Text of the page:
We’ve regularly featured stories here on road.cc highlighting the valuable role that helmet cameras can play in providing evidence of dangerous driving an even assault putting cyclists at risk of injury or worse. Now, a doctoral student in Australia have used the devices to assess the risks involved in cycling through Melbourne, and to establish the sequence of events that take place during a crash.
We’ve reported the topline results of the study by Marilyn Johnson, a research fellow from Monash University, here on road.cc before, but now further details of some of its key findings have been reported on the website, The Conversation, while four of the videos showing near misses have been posted to the video-sharing website, Vimeo.
Ms Johnson analysed 127 hours of footage compiled from helmet cameras used by 13 cyclists to record their commute in the Victorian capital, and found that drivers were responsible for nearly nine in ten potential crashes. In three quarters of those incidents, the driver was assessed as being at fault.
The project was funded by a joint PhD scholarship from the Monash University Accident Research Foundation and the Amy Gillett Foundation, set up with the vision “to try and eliminate bike-related fatalities” and named for the Australian cyclist killed while riding in Germany in 2005 in an incident that left five of her team mates from the Australian Institute of Sport injured when a motorist drove into them while they were on a training ride.
The footage from the study posted to Vimeo shows the type of incident that will be all too familiar to anyone regularly commuting on their bike.
During the study, a total of 54 “events” were captured on camera – two crashes, six “near-crashes” and 46 other “incidents” – the latter being described as “similar to a near-crash, where one road user needed to take some evasive action.”
In the incidents in which the driver was adjudged to have been at fault following a frame-by-frame analysis of the footage, issues included them not giving the cyclist sufficient room, not indicating correctly or not looking to check for the presence of the cyclist. Even once a cyclist had been cut up by a car, the motorist tended to focus on other vehicles.
As a result, Ms Johnson says, “The role of driver behaviour in cyclist safety was found to be more significant than previously thought” – perhaps not news to anyone riding in London, perhaps, but a sobering thought for those of us who do everything within our power to minimise the risks while out on our bikes.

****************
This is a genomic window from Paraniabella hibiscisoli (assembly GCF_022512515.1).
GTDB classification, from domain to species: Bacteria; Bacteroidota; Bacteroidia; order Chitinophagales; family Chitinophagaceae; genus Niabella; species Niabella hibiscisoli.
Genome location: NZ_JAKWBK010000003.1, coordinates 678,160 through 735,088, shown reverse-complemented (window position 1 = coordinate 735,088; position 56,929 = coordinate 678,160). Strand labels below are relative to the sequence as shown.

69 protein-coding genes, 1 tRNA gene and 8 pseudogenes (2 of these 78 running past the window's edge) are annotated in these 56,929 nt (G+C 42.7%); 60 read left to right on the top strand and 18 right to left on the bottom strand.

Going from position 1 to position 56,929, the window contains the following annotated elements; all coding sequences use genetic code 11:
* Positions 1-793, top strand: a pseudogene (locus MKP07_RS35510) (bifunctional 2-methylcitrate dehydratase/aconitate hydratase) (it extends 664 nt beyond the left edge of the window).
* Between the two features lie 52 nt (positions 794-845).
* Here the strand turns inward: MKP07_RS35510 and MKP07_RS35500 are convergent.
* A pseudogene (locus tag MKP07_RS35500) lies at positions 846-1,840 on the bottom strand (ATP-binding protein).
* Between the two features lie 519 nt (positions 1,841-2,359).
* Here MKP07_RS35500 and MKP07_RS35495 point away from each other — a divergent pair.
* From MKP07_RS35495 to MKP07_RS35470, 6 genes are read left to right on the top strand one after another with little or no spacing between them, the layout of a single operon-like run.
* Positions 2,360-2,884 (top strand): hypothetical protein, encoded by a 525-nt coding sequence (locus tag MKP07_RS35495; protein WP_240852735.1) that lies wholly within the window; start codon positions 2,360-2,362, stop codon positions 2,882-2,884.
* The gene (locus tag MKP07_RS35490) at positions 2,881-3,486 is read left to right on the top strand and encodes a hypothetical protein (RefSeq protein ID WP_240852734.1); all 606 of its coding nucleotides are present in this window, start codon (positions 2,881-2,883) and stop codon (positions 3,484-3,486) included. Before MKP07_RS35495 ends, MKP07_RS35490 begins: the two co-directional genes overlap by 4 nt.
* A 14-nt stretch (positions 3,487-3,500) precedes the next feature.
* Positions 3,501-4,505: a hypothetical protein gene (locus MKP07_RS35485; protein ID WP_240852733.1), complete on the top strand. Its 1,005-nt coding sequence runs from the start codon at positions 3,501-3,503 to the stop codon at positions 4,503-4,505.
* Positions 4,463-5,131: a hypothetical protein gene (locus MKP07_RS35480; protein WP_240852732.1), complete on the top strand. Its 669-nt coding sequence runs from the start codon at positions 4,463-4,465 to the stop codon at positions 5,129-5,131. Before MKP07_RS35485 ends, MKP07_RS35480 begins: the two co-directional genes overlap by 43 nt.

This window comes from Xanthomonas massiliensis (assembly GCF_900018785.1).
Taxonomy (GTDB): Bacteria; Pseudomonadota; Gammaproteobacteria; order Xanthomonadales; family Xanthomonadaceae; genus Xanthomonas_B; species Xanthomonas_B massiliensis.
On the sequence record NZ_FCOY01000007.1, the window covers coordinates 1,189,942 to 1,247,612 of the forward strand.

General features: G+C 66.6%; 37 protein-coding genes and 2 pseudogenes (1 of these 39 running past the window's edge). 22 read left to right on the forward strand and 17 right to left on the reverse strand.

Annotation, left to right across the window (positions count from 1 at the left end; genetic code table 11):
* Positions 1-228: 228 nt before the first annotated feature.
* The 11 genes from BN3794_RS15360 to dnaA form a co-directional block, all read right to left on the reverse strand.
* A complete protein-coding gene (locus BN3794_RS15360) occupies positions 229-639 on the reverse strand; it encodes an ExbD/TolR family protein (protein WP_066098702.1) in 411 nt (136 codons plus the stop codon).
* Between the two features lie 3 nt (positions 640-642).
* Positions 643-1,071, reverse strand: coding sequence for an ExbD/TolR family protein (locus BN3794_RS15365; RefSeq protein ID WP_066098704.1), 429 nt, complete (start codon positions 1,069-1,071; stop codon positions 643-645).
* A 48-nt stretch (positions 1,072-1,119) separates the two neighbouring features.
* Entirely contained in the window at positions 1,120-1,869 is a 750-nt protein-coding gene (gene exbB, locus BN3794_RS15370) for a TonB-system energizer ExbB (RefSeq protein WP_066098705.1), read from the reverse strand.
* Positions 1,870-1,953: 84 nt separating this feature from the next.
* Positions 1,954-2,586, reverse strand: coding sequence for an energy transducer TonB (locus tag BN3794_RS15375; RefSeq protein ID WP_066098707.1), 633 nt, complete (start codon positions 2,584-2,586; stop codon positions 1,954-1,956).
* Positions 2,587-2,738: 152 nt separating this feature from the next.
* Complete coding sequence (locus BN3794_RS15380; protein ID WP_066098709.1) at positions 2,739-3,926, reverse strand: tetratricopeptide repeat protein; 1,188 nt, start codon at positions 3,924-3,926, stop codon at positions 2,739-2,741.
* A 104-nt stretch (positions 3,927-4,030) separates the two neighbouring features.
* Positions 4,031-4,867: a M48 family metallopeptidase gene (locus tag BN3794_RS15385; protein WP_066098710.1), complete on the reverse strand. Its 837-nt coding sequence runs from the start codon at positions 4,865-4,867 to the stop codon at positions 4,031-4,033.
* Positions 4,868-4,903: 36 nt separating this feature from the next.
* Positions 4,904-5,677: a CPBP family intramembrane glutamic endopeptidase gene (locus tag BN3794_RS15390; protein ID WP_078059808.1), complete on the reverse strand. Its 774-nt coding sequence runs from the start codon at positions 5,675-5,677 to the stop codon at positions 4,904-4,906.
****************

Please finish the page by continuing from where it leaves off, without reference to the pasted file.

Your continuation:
Moreover, she points out that “Most cyclists ride defensively and assume drivers have not seen them. This behaviour was seen in the footage, and cyclists’ evasive behaviour was the main reason near-crashes did not become actual crashes.”
“Previously,” Ms Johnson says, “the emphasis was on how cyclists needed to improve their behaviour to improve their safety,” and she adds that the footage does provide examples of cyclists turning their heads while riding not only to check traffic to the right or parked cars to the left, but also as a result of distractions “such as signs, shopfronts and people they perved on…”
Ms Johnson outlines actions that cyclists, drivers and the relevant authorities can all take to help increase the safety of those on bicycles, the most important from the bike rider’s point of view to keep out of drivers’ blind spots, particularly around lorries and 4x4 vehicles, as well as maintaining eye contact with drivers.
Drivers, she says, should check with their head before turning left, indicate at least five seconds before doing so, provide a metre’s space to cyclists, and let them ride across a junction rather than seek to cut across their path.
Those responsible for the road network, meanwhile, should provide clear markings plus coherent infrastructure for cyclists – as she points out, “ a bucket of paint and a bike symbol stencil is not enough to create safe spaces for cyclists on the road: drivers need to know how to use the space.”
In conclusion, Ms Johnson says, “We’re on the road to safe cycling; we just need to make sure everyone gets there safely.”
The article on The Conversation forms part of a wider series of writings on the website on the theme of Cycling In Australia which you can access here.
Born in Scotland, Simon moved to London aged seven and now lives in the Oxfordshire Cotswolds with his miniature schnauzer, Elodie. He fell in love with cycling one Saturday morning in 1994 while living in Italy when Milan-San Remo went past his front door. A daily cycle commuter in London back before riding to work started to boom, he's been news editor at road.cc since 2009. Handily for work, he speaks French and Italian. He doesn't get to ride his Colnago as often as he'd like, and freely admits he's much more adept at cooking than fettling with bikes.